Spain finally has a govt as Rajoy voted back to power

Spain finally has a govt as Rajoy voted back to power
Rajoy greets people outside parliament after winning the vote. Photo: AFP
Spain's parliament voted conservative Prime Minister Mariano Rajoy back into power Saturday, ending a rollercoaster, 10-month political crisis despite bitter opposition and lingering divisions.

One hundred and seventy lawmakers voted for Rajoy, 111 against, and 68 abstained – all Socialist MPs, in line with the party's reluctant decision to let its arch-rival govern rather than trigger a third round of elections in the poll-weary country.

Rajoy pledged to plough on with economic policies deeply unpopular with the opposition which blames austerity measures taken in his first term for rising inequality.

“Do no expect me to… damage economic recovery and job creation,” the 61-year-old told lawmakers in a tense pre-vote session, referring to Spain's return to growth under his watch following an economic downturn.   

“There is no sense in getting rid of all reforms.”

'They don't represent us'

The Socialists' decision to abstain drew stinging criticism from its rivals including far-left Podemos, and divided the party so seriously that Socialist chief Pedro Sanchez was ousted earlier this month.

Hours before the vote, Sanchez himself gave a tearful statement to the media, announcing he was quitting as a lawmaker so he would not have to abstain and allow his staunch rival Rajoy to govern.

Hundreds of protesters gathered near parliament amid a heavy police presence, unhappy about corruption and sweeping spending cuts during Rajoy's first term, shouting: “They don't represent us.”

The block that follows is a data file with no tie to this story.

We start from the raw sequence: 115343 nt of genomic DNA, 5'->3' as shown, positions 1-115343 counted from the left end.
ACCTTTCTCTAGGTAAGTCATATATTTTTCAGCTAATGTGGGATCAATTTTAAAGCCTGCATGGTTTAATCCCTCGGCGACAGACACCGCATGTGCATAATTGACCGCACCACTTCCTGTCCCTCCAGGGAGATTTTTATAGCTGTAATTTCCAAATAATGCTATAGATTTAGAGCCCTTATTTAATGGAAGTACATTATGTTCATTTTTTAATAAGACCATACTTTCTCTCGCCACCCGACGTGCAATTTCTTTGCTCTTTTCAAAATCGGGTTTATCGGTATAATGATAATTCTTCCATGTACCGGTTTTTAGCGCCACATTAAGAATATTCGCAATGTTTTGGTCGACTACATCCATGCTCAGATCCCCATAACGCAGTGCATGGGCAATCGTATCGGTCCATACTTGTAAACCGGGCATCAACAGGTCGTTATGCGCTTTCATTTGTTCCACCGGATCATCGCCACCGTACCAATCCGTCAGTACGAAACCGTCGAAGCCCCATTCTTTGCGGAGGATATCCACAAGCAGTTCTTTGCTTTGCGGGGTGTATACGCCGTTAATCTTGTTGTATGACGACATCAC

“It's going to be the same government, or similar, (as in) the past four years, which was disastrous for Spain,” said Carmen Lopez, a 65-year-old retired computer technician.

In the pre-vote session, party leaders strongly criticised Rajoy and one another – just as they have done for the past 10 months as the country went through two inconclusive elections.

This unstable period saw Spain go from jubilation after polls last December that ended the two-party hold on power as millions voted for two upstart parties – to disillusion following polls in June that returned inconclusive results once again.

Rajoy's Popular Party (PP) won both elections but without enough parliamentary seats to govern alone. As no political grouping was able to agree on a viable coalition, Spain looked set for more elections.

That changed last weekend when the Socialists opted to abstain in Saturday's confidence vote after weeks of in-fighting that saw Sanchez ousted.

'Turbulent' term

Rajoy's party will only have 137 out of 350 seats in parliament and will face huge opposition, forcing him to negotiate every bill.  

He originally came to power in 2011 with an absolute majority.  

“You are in the clear minority and under tight surveillance of this lower house. The Socialist party will devote itself to monitoring your every step,” Antonio Hernando, the Socialists' parliamentary spokesman, told Rajoy.

Among Rajoy's priorities will be the 2017 budget, which may need at least five billion euros ($5.5 billion) in spending cuts to reduce the deficit in the face of EU pressure.

But further cuts are likely to face stiff opposition both in parliament and on the street.

He will also face rising separatist sentiment in the northeastern Catalonia region.

After the vote, Rajoy sought to strike a conciliatory tone.

“If we all make an effort, we can reach agreements and we have to try and turn this difficult and complex situation into an opportunity,” he told reporters.

Political analyst Pablo Simon said his term in office would be the most “turbulent” ever in Spain and could prompt Rajoy to call early elections if he faces gridlock in parliament.

But he predicted it would not be as difficult for Rajoy as some have anticipated.

The Socialists will need time to regroup and will not want early elections, knowing they would fare badly after their very public breakdown, he said.  

The PP also has a majority in the senate, and may be able to form pacts with smaller parties in the lower house to see laws through, Simon added.

By Marianne Barriaux / AFP

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